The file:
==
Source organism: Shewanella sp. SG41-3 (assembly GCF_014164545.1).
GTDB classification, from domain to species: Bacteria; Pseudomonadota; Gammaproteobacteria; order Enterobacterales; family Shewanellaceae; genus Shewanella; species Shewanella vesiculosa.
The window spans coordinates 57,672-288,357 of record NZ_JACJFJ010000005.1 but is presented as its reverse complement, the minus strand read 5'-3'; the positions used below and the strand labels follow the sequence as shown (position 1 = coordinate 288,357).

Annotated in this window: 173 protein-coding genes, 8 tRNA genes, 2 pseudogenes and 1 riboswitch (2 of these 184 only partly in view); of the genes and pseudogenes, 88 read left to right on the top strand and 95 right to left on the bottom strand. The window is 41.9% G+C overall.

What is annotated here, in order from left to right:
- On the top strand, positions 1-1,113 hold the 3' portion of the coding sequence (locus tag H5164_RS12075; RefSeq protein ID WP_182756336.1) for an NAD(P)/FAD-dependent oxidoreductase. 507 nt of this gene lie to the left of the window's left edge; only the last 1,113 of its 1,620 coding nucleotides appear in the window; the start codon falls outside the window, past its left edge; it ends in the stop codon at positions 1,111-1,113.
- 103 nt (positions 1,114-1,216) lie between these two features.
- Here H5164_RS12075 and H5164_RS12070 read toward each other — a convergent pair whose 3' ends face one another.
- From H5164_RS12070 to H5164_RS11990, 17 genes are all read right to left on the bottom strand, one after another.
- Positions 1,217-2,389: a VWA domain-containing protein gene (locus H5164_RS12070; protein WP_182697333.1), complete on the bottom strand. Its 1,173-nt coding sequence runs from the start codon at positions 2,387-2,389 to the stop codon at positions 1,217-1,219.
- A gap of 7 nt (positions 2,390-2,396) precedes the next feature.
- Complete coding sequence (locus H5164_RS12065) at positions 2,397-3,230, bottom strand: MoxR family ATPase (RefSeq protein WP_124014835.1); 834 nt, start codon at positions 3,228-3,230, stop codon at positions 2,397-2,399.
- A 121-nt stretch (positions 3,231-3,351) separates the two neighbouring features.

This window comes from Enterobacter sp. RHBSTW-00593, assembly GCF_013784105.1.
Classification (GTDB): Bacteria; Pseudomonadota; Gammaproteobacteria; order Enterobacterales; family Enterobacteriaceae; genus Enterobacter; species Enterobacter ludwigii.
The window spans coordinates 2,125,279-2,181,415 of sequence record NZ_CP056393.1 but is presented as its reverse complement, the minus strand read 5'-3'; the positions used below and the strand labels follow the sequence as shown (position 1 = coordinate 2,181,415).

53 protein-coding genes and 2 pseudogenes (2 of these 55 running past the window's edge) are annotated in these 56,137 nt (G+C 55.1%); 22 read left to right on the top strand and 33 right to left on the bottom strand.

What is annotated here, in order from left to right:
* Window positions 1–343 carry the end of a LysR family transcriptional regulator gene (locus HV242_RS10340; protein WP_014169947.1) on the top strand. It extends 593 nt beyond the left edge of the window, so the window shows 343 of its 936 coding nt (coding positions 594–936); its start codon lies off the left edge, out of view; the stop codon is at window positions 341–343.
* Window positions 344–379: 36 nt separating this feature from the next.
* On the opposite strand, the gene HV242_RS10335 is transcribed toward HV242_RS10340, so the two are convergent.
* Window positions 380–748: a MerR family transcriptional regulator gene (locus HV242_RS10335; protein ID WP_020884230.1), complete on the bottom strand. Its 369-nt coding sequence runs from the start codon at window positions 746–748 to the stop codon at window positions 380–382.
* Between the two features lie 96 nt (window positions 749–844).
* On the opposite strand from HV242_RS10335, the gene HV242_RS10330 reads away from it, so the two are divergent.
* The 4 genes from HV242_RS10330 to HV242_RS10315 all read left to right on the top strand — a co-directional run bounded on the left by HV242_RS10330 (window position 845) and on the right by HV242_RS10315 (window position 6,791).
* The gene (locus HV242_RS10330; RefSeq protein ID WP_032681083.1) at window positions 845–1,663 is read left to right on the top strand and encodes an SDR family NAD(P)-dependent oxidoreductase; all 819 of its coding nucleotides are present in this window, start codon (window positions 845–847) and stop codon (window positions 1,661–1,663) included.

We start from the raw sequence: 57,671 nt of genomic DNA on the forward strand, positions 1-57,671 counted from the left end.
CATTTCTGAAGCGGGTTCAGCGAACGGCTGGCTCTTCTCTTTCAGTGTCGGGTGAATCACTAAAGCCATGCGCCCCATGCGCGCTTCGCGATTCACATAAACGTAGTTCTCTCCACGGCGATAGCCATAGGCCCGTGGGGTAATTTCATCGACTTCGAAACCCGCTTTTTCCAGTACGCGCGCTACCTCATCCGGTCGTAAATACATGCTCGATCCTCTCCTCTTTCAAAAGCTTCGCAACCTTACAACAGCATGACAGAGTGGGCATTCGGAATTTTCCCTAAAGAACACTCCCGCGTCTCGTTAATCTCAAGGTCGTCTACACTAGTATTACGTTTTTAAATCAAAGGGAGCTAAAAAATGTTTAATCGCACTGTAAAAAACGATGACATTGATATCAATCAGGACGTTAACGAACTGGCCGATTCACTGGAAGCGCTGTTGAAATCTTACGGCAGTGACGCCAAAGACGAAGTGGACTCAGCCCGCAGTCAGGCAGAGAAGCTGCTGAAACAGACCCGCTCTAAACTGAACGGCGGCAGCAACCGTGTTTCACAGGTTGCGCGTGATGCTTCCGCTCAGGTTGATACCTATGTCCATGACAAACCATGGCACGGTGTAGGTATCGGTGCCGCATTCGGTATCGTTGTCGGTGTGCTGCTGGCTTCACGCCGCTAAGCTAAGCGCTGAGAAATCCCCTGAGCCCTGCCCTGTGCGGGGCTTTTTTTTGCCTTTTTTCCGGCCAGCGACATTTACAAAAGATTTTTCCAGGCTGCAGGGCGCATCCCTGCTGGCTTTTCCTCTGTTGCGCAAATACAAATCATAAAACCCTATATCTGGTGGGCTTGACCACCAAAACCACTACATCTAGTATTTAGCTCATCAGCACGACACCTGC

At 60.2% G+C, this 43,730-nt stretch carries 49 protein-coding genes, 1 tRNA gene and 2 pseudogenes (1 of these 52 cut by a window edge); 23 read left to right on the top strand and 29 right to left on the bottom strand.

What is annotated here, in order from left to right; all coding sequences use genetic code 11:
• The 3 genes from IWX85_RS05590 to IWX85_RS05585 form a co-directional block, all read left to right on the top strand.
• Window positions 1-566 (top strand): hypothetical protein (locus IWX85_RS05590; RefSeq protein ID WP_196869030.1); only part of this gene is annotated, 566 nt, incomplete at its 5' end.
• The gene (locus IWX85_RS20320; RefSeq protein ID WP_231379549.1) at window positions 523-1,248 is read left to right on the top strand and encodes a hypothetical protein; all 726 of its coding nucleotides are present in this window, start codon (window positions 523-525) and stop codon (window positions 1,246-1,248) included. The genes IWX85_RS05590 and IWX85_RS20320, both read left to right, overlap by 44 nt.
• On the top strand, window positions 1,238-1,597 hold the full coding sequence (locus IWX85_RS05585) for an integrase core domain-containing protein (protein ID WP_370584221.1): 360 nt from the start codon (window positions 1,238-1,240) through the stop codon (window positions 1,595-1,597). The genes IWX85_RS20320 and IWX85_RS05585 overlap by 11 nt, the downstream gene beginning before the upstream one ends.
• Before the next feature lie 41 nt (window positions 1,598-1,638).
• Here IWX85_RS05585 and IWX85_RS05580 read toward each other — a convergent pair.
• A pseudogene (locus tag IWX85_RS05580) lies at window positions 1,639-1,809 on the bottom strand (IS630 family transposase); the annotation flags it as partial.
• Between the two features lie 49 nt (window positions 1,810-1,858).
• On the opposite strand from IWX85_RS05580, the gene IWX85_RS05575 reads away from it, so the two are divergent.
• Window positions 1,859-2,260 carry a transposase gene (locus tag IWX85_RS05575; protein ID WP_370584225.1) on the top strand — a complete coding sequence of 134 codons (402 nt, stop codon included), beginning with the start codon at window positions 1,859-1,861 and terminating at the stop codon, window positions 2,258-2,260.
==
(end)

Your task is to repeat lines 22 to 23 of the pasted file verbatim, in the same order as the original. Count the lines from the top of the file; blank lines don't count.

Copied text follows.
* Window positions 380–748: a MerR family transcriptional regulator gene (locus HV242_RS10335; protein ID WP_020884230.1), complete on the bottom strand. Its 369-nt coding sequence runs from the start codon at window positions 746–748 to the stop codon at window positions 380–382.
* Between the two features lie 96 nt (window positions 749–844).